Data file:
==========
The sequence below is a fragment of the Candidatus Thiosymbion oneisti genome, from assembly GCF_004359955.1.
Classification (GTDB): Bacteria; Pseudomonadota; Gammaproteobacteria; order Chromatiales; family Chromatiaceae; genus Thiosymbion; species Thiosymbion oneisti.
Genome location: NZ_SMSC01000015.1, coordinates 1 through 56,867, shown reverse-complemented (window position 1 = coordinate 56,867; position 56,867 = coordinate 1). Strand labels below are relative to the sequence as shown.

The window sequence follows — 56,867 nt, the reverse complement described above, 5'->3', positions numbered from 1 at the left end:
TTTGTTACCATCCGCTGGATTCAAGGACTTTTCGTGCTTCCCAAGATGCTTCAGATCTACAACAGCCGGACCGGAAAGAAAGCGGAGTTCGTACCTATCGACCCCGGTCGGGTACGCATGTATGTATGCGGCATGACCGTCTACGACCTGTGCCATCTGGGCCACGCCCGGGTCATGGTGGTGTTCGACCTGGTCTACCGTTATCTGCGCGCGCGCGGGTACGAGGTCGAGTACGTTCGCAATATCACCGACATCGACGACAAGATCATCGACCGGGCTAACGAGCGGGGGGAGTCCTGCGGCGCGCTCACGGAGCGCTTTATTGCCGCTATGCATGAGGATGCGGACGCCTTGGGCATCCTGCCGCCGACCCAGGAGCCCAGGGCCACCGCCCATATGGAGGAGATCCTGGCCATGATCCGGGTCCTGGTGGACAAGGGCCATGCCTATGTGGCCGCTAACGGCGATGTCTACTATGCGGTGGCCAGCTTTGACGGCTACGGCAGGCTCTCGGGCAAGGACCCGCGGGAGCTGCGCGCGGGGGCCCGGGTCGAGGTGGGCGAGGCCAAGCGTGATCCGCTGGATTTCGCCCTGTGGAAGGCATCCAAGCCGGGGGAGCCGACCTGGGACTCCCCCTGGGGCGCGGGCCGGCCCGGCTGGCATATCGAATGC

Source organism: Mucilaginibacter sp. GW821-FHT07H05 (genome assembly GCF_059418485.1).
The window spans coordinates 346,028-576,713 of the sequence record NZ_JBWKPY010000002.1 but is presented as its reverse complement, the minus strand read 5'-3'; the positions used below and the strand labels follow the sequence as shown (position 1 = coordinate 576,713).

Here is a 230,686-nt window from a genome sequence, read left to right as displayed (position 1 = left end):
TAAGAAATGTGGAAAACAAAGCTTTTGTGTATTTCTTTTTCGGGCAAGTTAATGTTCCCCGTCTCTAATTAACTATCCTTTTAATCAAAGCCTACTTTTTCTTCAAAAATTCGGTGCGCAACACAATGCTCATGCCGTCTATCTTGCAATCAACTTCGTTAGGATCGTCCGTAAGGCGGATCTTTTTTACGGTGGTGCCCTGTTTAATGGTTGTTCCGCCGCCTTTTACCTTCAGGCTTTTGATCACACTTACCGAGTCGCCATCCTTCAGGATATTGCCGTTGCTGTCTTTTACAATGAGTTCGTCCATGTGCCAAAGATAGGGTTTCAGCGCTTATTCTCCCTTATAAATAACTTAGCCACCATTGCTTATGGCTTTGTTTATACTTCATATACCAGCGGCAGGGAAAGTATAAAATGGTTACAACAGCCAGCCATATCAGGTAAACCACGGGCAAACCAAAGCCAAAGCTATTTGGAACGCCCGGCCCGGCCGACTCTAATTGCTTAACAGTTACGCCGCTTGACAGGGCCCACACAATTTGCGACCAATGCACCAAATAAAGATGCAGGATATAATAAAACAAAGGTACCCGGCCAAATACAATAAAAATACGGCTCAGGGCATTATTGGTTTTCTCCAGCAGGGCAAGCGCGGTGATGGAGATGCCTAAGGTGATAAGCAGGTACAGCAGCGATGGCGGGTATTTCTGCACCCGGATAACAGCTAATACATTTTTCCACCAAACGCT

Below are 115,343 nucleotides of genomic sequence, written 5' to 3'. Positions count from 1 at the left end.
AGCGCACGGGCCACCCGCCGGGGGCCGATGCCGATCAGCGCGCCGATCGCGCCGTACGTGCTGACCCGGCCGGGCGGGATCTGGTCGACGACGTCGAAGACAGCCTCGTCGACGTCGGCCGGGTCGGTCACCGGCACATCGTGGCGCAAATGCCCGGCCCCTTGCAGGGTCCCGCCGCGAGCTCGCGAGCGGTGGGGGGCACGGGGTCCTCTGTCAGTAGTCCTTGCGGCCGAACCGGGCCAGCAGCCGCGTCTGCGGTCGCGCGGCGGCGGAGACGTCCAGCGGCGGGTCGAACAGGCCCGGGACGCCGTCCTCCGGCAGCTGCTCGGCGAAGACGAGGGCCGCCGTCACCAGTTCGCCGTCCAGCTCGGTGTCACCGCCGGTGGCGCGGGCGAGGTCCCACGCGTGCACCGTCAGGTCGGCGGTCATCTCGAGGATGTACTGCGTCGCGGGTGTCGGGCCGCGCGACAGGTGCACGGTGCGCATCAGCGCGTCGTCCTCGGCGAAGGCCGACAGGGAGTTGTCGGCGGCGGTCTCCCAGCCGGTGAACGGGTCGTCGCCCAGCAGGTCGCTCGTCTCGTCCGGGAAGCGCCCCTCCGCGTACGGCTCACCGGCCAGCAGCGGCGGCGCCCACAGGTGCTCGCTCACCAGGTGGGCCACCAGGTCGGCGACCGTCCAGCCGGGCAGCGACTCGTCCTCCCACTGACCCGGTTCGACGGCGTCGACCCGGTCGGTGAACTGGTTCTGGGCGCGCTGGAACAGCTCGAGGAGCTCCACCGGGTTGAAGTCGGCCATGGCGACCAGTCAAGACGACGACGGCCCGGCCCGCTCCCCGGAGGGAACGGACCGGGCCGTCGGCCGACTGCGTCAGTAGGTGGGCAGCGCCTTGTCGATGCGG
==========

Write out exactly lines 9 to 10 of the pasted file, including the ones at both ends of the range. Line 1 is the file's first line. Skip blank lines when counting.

TAAGAAATGTGGAAAACAAAGCTTTTGTGTATTTCTTTTTCGGGCAAGTTAATGTTCCCCGTCTCTAATTAACTATCCTTTTAATCAAAGCCTACTTTTTCTTCAAAAATTCGGTGCGCAACACAATGCTCATGCCGTCTATCTTGCAATCAACTTCGTTAGGATCGTCCGTAAGGCGGATCTTTTTTACGGTGGTGCCCTGTTTAATGGTTGTTCCGCCGCCTTTTACCTTCAGGCTTTTGATCACACTTACCGAGTCGCCATCCTTCAGGATATTGCCGTTGCTGTCTTTTACAATGAGTTCGTCCATGTGCCAAAGATAGGGTTTCAGCGCTTATTCTCCCTTATAAATAACTTAGCCACCATTGCTTATGGCTTTGTTTATACTTCATATACCAGCGGCAGGGAAAGTATAAAATGGTTACAACAGCCAGCCATATCAGGTAAACCACGGGCAAACCAAAGCCAAAGCTATTTGGAACGCCCGGCCCGGCCGACTCTAATTGCTTAACAGTTACGCCGCTTGACAGGGCCCACACAATTTGCGACCAATGCACCAAATAAAGATGCAGGATATAATAAAACAAAGGTACCCGGCCAAATACAATAAAAATACGGCTCAGGGCATTATTGGTTTTCTCCAGCAGGGCAAGCGCGGTGATGGAGATGCCTAAGGTGATAAGCAGGTACAGCAGCGATGGCGGGTATTTCTGCACCCGGATAACAGCTAATACATTTTTCCACCAAACGCT

Below are 115,343 nucleotides of genomic sequence, written 5' to 3'. Positions count from 1 at the left end.